Charged driven off road vehicle on highway

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monster
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Charged driven off road vehicle on highway

Unread post by monster on

Hey I was charged driving my utv in the municipalitie of tweed witch is advertising they want off road vehicles bussiness their is even videos showing them so Im going to court about it tomorrow I think the laws are all over the place I been reading about this for months and it refers to off road vehicles can be driven in municipalities if there is a by law in place any suggestion


The Stig
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Unread post by The Stig on

You are misled a little. There is a general definition of off-road vehicle which includes many types of vehicles such as ATVs, Dirt Bikes, Argos, Side by Sides (aka UTVs) Dune Buggies etc. Regulation 316/03 permits specifically ATVs (a typical "quad") on designated roadways.

Tweed By-Law 2004-14 designates that it's roads are the type that ATVs can be driven on. It further goes on to say ATVs (not Off Road Vehicles generally) are permitted on it's highways. See Tweed By-Law. Reg 316/03 is the parent regulation that covers this all other aspects of what types of vehicles are allowed and rules of the road etc.

Nowhere in Southern Ontario are Side by Sides permitted on highways, except for the farmer/trapper exemption under the Off Road Vehicles Act that has been in place for years.


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hwybear
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Unread post by hwybear on

just info I found...

Side-by-Side Off Road vehicles
(MTO site http://www.mto.gov.on.ca/english/pubs/a ... side.shtml)
•A side-by-side off-road vehicle has driver and passenger seating beside each other, similar to a car. It is usually built with a hood, a steering wheel and foot pedals, instead of a motorcycle-type handle bar and thumb throttle.
• A side-by-side off-road vehicle must be registered and display a rear licence plate, except in exempt areas such as far northern Ontario. It must be insured under a motor vehicle liability policy
• A side-by-side off-road vehicle is prohibited from use on provincial highways and municipal roads
• A side-by-side off-road vehicle can travel directly across a highway (where permitted), if the driver is at least 16 years of age and holds a valid driver’s licence.

ATV
(MTO site http://www.mto.gov.on.ca/english/pubs/a ... ding.shtml)
•As described in the “Off-Road Riding” section, an ATV must be registered and insured.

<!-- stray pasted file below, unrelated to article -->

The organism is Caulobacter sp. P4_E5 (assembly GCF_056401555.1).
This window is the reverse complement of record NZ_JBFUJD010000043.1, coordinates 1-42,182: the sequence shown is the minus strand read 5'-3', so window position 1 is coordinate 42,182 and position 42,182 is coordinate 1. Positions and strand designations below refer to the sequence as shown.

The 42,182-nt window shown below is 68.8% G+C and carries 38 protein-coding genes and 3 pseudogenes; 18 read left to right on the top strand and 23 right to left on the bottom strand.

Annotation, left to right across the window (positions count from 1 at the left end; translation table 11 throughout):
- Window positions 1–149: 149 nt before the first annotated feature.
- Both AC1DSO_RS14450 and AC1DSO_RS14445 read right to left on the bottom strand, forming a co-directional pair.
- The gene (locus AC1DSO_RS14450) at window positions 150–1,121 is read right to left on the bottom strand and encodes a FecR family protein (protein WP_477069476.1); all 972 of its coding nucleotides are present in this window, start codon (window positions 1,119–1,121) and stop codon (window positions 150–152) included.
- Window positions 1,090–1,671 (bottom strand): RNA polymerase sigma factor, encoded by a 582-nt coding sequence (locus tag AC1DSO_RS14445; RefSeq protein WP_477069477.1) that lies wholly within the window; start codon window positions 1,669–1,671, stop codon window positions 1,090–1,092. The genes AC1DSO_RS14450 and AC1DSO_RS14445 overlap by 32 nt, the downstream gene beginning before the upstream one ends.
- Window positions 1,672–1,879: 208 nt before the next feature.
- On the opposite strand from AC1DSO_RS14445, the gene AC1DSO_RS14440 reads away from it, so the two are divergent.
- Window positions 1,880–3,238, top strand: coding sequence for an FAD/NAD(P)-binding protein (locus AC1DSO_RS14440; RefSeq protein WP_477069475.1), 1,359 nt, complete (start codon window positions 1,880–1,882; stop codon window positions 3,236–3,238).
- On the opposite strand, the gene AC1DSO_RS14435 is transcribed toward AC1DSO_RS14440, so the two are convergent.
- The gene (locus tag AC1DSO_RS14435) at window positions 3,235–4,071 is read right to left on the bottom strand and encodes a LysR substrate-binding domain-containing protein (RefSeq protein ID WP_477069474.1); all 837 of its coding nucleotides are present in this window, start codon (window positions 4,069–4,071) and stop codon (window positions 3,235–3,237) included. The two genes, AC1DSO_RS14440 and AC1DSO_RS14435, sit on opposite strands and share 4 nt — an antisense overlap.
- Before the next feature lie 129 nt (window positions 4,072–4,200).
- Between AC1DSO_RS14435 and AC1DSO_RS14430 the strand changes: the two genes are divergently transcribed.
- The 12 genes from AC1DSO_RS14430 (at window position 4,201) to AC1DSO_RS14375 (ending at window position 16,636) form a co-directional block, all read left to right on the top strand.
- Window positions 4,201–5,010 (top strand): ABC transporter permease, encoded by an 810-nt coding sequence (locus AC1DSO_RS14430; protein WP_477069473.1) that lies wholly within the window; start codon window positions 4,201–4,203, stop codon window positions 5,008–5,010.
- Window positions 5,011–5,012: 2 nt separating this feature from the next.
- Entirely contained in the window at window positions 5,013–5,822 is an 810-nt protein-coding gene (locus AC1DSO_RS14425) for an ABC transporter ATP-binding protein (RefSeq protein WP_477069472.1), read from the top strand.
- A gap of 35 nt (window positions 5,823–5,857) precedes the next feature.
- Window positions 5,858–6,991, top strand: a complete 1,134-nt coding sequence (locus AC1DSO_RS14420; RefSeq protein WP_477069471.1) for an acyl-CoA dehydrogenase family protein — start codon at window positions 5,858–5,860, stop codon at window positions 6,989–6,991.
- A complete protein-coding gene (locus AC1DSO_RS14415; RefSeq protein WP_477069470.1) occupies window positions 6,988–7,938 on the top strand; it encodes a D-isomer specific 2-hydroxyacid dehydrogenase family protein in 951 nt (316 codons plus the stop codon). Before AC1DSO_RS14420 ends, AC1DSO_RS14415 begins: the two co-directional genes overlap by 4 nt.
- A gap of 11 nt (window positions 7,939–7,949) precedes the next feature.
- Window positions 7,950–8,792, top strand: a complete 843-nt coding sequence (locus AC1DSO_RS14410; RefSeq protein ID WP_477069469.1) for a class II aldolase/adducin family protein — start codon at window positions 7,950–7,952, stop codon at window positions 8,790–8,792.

•An ATV that weighs 450 kilograms or less and has an overall width not greater that 1.35 m (excluding mirrors) may travel along some provincial highways and on municipal roads, only if the municipality has a bylaw permitting their use.
• An ATV is allowed to travel on Highways 500 to 899, 7000 series highways and highways with low traffic volumes, but is prohibited from traveling on 400 series highways, the Queen Elizabeth Way, and sections of the Trans-Canada Highway

Two-Up ATVs
(MTO site http://www.mto.gov.on.ca/english/pubs/a ... ATVs.shtml)
• A two-up ATV is a type of off-road vehicle that has four wheels, steering handlebars, a driver’s seat and a passenger seat directly behind the driver.
Note: a single rider ATV that has been modified to carry a passenger by installing an after-market seat and foot pegs is not considered to be a two-up ATV.
• A two-up ATV must be registered and display a rear licence plate. It must also be insured under a motor vehicle liability policy.
• A two-up ATV is prohibited from provincial highways and municipal roads, even if the driver is not carrying a passenger.
• A two-up ATV can be driven directly across a highway (where permitted), if the driver is 16 years of age and holds a valid driver’s licence.

HTA OREG 316/03
“all-terrain vehicle” means an off-road vehicle that,
(a) has four wheels, the tires of all of which are in contact with the ground,
(b) has steering handlebars,
(c) has a seat that is designed to be straddled by the driver, and
(d) is designed to carry a driver only and no passengers
Above is merely a suggestion/thought and in no way constitutes legal advice or views of my employer. www.OHTA.ca


Danny Boy
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Unread post by Danny Boy on

The Ontario Highway Traffic Act allows ATV to ride on the shoulder of rural roads. On the other hand UTVs are not allowed, thus making connection from trail to trail next to impossible. This is an inequity in ridership between ATV and UTV. Ontario is behind many provinces and states.

UTV, introduced to the market early in 2000, is a much safer vehicle as compare to ATVs. It has longer wheel base, roll cage, body, seat belts... The HTA needs an update recognizing UTV.

I have written to my MPP, Kathleen Wynne in Don Valley West, so that they can go after MTO. I encourage other UTV riders do the same...






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